New Zealand Schools: Ngā Kura o Aotearoa (2015)

Publication Details

This report of the Minister of Education on the compulsory schools sector in New Zealand (also known as the Schools Sector Report) pertains to 2015.

Author(s): Ministry of Education

Date Published: September 2016

Please consider the environment before printing the contents of this report.

This report is available as a download (please refer to the 'Downloads' inset box).  For links to related publications/ information that may be of interest please refer to the 'Where to Find Out More' inset box.

Foreword

The information in this report shows that in New Zealand we have an education system that is continuing to strengthen and improve. Achievement levels are rising for our secondary school pupils. The proportion of Year 1–8 students at or above the National Standard for reading, writing and mathematics is increasing. We are doing a better job of delivering culturally relevant education to Māori and Pasifika students, student suspensions are falling, and fewer students are seeking to leave school early.

However, this report also shows that while we are serving the vast majority of students pretty well, a large number of students are still leaving school without the minimum qualification considered necessary for full participation in adult life. A disproportionate number of them are Māori, Pasifika, come from poorer families or have special needs.

This is not good enough. We need an education system that is pushing all our students to excel, whether it be getting that child who is failing to pass or getting that child who is doing well to do better. Doing so will better prepare our kids for the evolving demands of the 21st century and will serve as an investment in the future of New Zealand.

That is why we have embarked on a programme of educational reform to raise achievement levels for all students. Key components of that programme are:

  • National Standards, which help teachers to identify and target student needs at an early age.
  • the challenging Better Public Service targets we have set in order to focus ourselves and the education sector on raising achievement levels for all students.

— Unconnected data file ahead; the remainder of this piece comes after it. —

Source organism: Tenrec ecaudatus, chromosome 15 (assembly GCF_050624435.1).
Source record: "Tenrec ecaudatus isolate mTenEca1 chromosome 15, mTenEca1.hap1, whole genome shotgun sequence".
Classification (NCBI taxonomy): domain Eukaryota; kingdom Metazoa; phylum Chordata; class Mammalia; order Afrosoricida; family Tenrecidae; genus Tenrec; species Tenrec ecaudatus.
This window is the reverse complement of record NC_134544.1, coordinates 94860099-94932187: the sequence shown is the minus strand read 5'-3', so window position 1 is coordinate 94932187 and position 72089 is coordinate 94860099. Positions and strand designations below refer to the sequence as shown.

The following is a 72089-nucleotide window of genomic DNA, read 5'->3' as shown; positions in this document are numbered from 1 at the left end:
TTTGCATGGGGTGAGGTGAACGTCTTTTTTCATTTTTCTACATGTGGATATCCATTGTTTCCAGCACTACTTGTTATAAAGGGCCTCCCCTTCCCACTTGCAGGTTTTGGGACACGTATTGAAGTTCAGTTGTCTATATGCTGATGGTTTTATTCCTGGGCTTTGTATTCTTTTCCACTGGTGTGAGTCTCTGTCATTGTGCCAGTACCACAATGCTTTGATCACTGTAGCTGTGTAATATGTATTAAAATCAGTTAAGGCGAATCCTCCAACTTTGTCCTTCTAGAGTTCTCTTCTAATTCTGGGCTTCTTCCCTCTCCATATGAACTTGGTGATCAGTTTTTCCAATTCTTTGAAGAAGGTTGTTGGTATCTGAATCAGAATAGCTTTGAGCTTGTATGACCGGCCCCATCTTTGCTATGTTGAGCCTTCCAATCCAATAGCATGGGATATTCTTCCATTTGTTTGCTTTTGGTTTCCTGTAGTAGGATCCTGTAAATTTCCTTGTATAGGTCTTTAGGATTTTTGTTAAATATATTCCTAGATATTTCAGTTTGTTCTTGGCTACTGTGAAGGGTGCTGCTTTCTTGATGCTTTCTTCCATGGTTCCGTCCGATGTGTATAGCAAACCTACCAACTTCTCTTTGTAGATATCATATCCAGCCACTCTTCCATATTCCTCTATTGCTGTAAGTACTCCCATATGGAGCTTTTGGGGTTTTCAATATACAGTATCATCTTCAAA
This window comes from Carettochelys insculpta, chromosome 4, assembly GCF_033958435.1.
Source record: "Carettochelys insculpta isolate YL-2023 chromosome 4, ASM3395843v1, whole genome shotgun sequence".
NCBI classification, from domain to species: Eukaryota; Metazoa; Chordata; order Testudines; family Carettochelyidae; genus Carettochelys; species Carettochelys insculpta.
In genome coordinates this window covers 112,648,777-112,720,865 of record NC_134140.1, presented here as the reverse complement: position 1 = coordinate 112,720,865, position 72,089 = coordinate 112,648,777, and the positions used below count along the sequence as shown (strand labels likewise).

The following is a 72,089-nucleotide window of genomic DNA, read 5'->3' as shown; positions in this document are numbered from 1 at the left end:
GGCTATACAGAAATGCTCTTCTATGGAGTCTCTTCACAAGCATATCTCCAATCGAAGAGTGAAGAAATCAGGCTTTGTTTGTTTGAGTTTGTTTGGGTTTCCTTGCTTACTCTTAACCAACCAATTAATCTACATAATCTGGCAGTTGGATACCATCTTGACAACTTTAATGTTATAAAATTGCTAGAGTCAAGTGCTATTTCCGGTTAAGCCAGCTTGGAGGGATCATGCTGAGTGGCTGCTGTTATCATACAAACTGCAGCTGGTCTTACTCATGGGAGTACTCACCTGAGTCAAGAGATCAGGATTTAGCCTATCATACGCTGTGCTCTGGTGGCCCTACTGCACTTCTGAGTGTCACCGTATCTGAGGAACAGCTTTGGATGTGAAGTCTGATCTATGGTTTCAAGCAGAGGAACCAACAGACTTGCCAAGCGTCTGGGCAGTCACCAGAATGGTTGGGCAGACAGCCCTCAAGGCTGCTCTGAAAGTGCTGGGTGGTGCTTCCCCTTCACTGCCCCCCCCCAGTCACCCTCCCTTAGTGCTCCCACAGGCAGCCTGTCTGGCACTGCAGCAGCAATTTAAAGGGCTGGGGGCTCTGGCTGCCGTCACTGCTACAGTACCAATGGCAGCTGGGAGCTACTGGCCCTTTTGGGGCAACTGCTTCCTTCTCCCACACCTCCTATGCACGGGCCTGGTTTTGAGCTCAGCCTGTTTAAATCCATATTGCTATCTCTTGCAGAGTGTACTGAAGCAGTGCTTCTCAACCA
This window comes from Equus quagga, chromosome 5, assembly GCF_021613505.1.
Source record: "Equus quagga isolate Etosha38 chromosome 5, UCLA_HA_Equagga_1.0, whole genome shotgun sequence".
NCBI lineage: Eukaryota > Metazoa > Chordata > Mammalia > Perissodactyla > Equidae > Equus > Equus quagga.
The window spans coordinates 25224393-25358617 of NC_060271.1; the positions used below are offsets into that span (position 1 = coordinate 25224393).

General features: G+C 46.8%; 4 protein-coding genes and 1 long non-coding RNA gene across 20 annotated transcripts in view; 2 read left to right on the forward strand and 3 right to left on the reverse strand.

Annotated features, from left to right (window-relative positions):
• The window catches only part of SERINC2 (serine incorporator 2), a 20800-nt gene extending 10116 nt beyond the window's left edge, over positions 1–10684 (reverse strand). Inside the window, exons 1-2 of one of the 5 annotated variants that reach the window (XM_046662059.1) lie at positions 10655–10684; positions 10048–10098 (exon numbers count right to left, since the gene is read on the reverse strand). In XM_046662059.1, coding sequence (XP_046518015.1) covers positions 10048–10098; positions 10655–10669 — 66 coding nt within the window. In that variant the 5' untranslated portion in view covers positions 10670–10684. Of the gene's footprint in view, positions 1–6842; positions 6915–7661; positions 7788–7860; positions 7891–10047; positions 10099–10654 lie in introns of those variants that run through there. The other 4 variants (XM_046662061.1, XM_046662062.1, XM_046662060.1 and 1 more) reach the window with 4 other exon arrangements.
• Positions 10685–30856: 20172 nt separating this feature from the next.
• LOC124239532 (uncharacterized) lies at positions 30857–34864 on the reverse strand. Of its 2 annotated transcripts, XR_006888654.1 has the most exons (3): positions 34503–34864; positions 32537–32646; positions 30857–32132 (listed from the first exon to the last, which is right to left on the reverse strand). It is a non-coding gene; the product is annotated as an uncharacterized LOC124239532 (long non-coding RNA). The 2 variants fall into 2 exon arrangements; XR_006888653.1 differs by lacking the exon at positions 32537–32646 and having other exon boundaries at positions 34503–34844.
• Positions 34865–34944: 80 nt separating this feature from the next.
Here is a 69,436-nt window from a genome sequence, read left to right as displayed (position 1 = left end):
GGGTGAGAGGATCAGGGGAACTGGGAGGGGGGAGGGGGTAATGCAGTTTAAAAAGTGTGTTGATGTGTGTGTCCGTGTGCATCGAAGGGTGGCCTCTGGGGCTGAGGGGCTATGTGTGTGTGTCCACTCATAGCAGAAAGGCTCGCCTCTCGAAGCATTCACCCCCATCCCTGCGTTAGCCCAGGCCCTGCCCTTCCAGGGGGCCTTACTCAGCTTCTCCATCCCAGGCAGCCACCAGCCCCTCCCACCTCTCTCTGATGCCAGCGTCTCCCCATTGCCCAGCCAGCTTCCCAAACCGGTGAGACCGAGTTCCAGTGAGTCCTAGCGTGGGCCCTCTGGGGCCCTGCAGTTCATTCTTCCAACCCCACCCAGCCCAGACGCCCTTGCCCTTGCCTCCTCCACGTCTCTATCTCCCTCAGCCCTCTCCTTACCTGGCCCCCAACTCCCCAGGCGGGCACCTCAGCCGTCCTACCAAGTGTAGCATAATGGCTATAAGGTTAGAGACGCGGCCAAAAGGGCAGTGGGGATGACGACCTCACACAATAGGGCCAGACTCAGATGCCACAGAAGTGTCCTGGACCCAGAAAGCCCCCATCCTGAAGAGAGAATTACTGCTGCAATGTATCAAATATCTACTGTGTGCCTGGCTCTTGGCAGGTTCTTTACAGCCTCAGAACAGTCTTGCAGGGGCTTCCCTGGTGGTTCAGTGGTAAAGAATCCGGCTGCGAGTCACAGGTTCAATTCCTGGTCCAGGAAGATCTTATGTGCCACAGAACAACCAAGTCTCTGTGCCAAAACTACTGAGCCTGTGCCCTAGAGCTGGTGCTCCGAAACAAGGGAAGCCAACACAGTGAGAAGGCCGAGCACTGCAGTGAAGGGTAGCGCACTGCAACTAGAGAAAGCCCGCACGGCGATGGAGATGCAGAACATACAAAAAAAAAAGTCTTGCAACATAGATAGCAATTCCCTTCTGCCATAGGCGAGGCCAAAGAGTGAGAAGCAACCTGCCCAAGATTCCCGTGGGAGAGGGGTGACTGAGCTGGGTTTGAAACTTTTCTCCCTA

• trades academies, which are re-engaging the interest of students at risk of disengaging from the education system.
  • Communities of Learning/ Kahui Ako, which are building working relationships between schools and sharing best teaching practices.

We know what makes a difference in classrooms and we know what makes a difference outside classrooms. The changes we have made are lifting student achievement by targeting the things that make the greatest difference.

Communities of Learning/ Kahui Ako, were established to focus on the whole learning pathway of the young person, to facilitate the sharing of expertise between services, schools and teachers, and to provide extra professional development opportunities for teachers and principals. Already 148 Communities have been formed comprising 1,264 schools and more than 410,000 students. As they develop and build solid relationships with early learning services and tertiary providers they will create seamless learning pathways centred on the needs of our children, spanning all the way from early childhood to tertiary options

Steps have been taken to strengthen the teaching profession and raise its status. They include establishing the Education Council as an independent entity, aligning professional learning and development with key education priorities (including maths, science, reading and writing), introducing new teacher education programmes, teacher-led innovation, and the Prime Ministers Education Excellence Awards.

Partnership schools/ kura hourua give parents increased choice about the type of school their child attends, and bring a wider range of educational options into the schooling network. We expect there will be future opportunities to adopt successful and innovative practices from partnership schools for use in state schools. Since the first partnership schools opened in 2014, four additional schools have been opened.

These changes are equipping teachers, principals, parents, whānau and the wider community with the information and tools they need to raise student achievement.

This report shows we are making progress, but there is more to be done. The students of today will be the adults of tomorrow upon whom we and our grandchildren will depend.

I am pleased to present to Parliament New Zealand Schools Ngā Kura o Aotearoa – 2015.

Hon. Hekia Parata
Minister of Education

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